A somewhat blurry photo of a beach at night, clearly some kind of alcoholic beverage in the hands of at least two of the people, one of whom seems be in a state of some excitement, the other two staring intently at – the sand. What is the story behind this strange image?
I described a while ago the wonderful pink sand beach on Komodo Island, as we experienced it during the day. Returning at night for a beach barbecue, we would find that it had another surprise in store for us. The excited person in the photo is François, a delightful Swiss fellow traveller with whom, together with his wife, Ursula, we shared many enjoyably garbled bilingual conversations during our trip (well, garbled on our part). That evening we were loitering about enjoying the place, the wine and the company, when we heard an excited exclamation from François who seemed to be performing some kind of bizarre dance, stomping in the sand and pointing at his feet (while, of course, cleverly maintaining the stability of his beverage). Deciding to humour him, we wandered over – to find that his stomping was producing endless flashes of brilliant blue light amongst the sand grains.
The result was a whole crazy group of people leaping around, stamping on the sand and shouting in delight – bioluminescence! Not the easiest phenomenon to photograph, but François just sent me this image, which I have adjusted slightly so that the sand grains are visible for scale:
My (not particularly well-informed) guess is that we were witnessing bioluminescent dinoflagellates, single-celled marine plankton whose name derives, dramatically and bilingually, from the Greek for “whirling” and the Latin for “whip,” reflecting aspects of their morphology. Many of them are – like the majority of marine organisms – capable of bioluminescence, mostly of this iridescent blue colour, and it was some of these critters whom the waves were bringing in that evening and providing our light show in the sand. Their individual displays were brief, only slightly more than a flash, and induced by the agitation of our pounding of the sand – apparently it is the deformation of the cell that triggers the chemical reaction. Bioluminescence is an extraordinary phenomenon, “generated by an enzyme-catalyzed chemoluminescence reaction, wherein the pigment luciferin is oxidised by the enzyme luciferase… Most marine light-emission belongs in the blue and green light spectrum, the wavelengths that can transmit through the seawater most easily.” (Sciencedaily). It seems likely that dinoflagellates use bioluminescence as a deterrent and warning mechanism, but the phenomonenon is not well understood and is the subject of extensive research - for a comprehensive resource, see http://www.lifesci.ucsb.edu/~biolum/ from the University of California, Santa Barbara. And here's a great science fair project outline on bioluminescence, with all kinds of further resources.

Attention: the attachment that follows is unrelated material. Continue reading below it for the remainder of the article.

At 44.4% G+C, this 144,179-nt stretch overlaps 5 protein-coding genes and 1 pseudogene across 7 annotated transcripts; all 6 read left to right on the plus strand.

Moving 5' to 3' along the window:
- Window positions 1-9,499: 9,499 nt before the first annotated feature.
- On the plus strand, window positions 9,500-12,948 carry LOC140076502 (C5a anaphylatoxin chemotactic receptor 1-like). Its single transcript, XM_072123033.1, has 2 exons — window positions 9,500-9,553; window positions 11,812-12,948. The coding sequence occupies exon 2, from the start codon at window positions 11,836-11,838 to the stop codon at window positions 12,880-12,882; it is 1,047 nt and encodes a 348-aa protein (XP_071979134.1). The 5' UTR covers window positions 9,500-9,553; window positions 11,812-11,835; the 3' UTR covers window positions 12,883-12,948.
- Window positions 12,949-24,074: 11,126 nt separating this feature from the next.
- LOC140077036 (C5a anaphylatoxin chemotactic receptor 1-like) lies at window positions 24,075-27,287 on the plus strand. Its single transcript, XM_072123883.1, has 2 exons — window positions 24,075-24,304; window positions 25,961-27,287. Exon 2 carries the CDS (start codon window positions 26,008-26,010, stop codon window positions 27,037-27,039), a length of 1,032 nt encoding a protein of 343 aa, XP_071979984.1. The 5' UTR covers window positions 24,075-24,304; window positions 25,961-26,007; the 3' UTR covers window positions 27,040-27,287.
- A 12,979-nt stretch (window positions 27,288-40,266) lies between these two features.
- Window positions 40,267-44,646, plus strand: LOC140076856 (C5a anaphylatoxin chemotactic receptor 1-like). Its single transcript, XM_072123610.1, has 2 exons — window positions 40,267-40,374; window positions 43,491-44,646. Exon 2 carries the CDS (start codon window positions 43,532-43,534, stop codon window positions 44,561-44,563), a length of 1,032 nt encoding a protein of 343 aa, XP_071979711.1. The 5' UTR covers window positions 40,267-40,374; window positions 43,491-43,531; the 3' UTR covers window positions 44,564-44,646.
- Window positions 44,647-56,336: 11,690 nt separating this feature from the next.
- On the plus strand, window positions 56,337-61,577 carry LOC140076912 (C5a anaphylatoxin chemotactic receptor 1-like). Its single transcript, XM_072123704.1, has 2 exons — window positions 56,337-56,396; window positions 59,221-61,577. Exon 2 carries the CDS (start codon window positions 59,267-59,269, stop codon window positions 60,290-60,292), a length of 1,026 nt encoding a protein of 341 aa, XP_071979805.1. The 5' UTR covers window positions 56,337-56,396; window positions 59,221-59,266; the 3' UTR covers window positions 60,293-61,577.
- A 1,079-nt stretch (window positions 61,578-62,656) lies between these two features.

The illustration above is from a blog piece by Marko Manriquez, where, fascinatingly, he is proposing an art installation using bioluminescent dinoflagellates; interestingly, I found this at the same time as discovering that the Smithsonian Natural History Museum is currently holding a special exhibition inspired by bioluminescence:“The Bright Beneath: The Luminous Art of Shih Chieh Huang.” The art is inspired by our friends such as the dinoflagellates, but sadly does not feature any of the critters themselves as far as I can tell – but it makes me wish I was in Washington.
I shall end by noting that strange bioluminescent phenomena were on display in other ways that night on Komodo’s pink beach – note the dazzling effects on the head of the old guy next to François in this photograph:
François, many thanks for your discovery, your dance, your photo – and your company.